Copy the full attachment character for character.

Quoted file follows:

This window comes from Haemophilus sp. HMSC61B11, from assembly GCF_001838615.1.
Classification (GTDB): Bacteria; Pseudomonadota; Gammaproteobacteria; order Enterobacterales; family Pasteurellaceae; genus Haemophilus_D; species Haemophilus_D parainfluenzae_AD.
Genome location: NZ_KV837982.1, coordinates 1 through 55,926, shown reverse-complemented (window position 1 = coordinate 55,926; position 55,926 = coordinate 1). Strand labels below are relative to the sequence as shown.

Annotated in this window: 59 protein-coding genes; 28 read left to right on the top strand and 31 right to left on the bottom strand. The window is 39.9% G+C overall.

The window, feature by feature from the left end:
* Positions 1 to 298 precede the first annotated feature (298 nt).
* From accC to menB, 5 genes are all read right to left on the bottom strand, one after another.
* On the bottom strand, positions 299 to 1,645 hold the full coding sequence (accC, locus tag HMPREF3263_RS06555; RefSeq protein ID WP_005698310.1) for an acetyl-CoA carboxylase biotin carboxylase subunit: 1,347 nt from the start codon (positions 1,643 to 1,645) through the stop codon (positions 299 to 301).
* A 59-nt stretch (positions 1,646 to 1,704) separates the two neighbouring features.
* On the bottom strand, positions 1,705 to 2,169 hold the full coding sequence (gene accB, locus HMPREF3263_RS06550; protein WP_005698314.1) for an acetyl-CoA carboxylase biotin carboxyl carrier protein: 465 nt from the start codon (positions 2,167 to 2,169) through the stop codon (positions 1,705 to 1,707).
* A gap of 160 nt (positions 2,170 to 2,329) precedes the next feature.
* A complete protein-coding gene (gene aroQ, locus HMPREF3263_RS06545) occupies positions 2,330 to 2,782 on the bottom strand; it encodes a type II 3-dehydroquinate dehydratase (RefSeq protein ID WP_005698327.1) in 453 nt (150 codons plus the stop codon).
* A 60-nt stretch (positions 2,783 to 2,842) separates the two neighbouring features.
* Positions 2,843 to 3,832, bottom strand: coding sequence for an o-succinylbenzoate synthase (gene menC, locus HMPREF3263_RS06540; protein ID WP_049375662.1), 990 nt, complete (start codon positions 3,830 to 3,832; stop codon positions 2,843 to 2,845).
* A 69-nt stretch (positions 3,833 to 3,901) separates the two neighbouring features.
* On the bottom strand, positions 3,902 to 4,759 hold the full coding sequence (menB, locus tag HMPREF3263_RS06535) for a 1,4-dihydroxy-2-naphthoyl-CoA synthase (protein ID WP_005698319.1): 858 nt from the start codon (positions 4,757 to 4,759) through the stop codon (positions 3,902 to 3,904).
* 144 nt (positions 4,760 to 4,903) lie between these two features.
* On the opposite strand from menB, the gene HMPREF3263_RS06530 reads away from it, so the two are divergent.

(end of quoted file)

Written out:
This window comes from Haemophilus sp. HMSC61B11, from assembly GCF_001838615.1.
Classification (GTDB): Bacteria; Pseudomonadota; Gammaproteobacteria; order Enterobacterales; family Pasteurellaceae; genus Haemophilus_D; species Haemophilus_D parainfluenzae_AD.
Genome location: NZ_KV837982.1, coordinates 1 through 55,926, shown reverse-complemented (window position 1 = coordinate 55,926; position 55,926 = coordinate 1). Strand labels below are relative to the sequence as shown.

Annotated in this window: 59 protein-coding genes; 28 read left to right on the top strand and 31 right to left on the bottom strand. The window is 39.9% G+C overall.

The window, feature by feature from the left end:
* Positions 1 to 298 precede the first annotated feature (298 nt).
* From accC to menB, 5 genes are all read right to left on the bottom strand, one after another.
* On the bottom strand, positions 299 to 1,645 hold the full coding sequence (accC, locus tag HMPREF3263_RS06555; RefSeq protein ID WP_005698310.1) for an acetyl-CoA carboxylase biotin carboxylase subunit: 1,347 nt from the start codon (positions 1,643 to 1,645) through the stop codon (positions 299 to 301).
* A 59-nt stretch (positions 1,646 to 1,704) separates the two neighbouring features.
* On the bottom strand, positions 1,705 to 2,169 hold the full coding sequence (gene accB, locus HMPREF3263_RS06550; protein WP_005698314.1) for an acetyl-CoA carboxylase biotin carboxyl carrier protein: 465 nt from the start codon (positions 2,167 to 2,169) through the stop codon (positions 1,705 to 1,707).
* A gap of 160 nt (positions 2,170 to 2,329) precedes the next feature.
* A complete protein-coding gene (gene aroQ, locus HMPREF3263_RS06545) occupies positions 2,330 to 2,782 on the bottom strand; it encodes a type II 3-dehydroquinate dehydratase (RefSeq protein ID WP_005698327.1) in 453 nt (150 codons plus the stop codon).
* A 60-nt stretch (positions 2,783 to 2,842) separates the two neighbouring features.
* Positions 2,843 to 3,832, bottom strand: coding sequence for an o-succinylbenzoate synthase (gene menC, locus HMPREF3263_RS06540; protein ID WP_049375662.1), 990 nt, complete (start codon positions 3,830 to 3,832; stop codon positions 2,843 to 2,845).
* A 69-nt stretch (positions 3,833 to 3,901) separates the two neighbouring features.
* On the bottom strand, positions 3,902 to 4,759 hold the full coding sequence (menB, locus tag HMPREF3263_RS06535) for a 1,4-dihydroxy-2-naphthoyl-CoA synthase (protein ID WP_005698319.1): 858 nt from the start codon (positions 4,757 to 4,759) through the stop codon (positions 3,902 to 3,904).
* 144 nt (positions 4,760 to 4,903) lie between these two features.
* On the opposite strand from menB, the gene HMPREF3263_RS06530 reads away from it, so the two are divergent.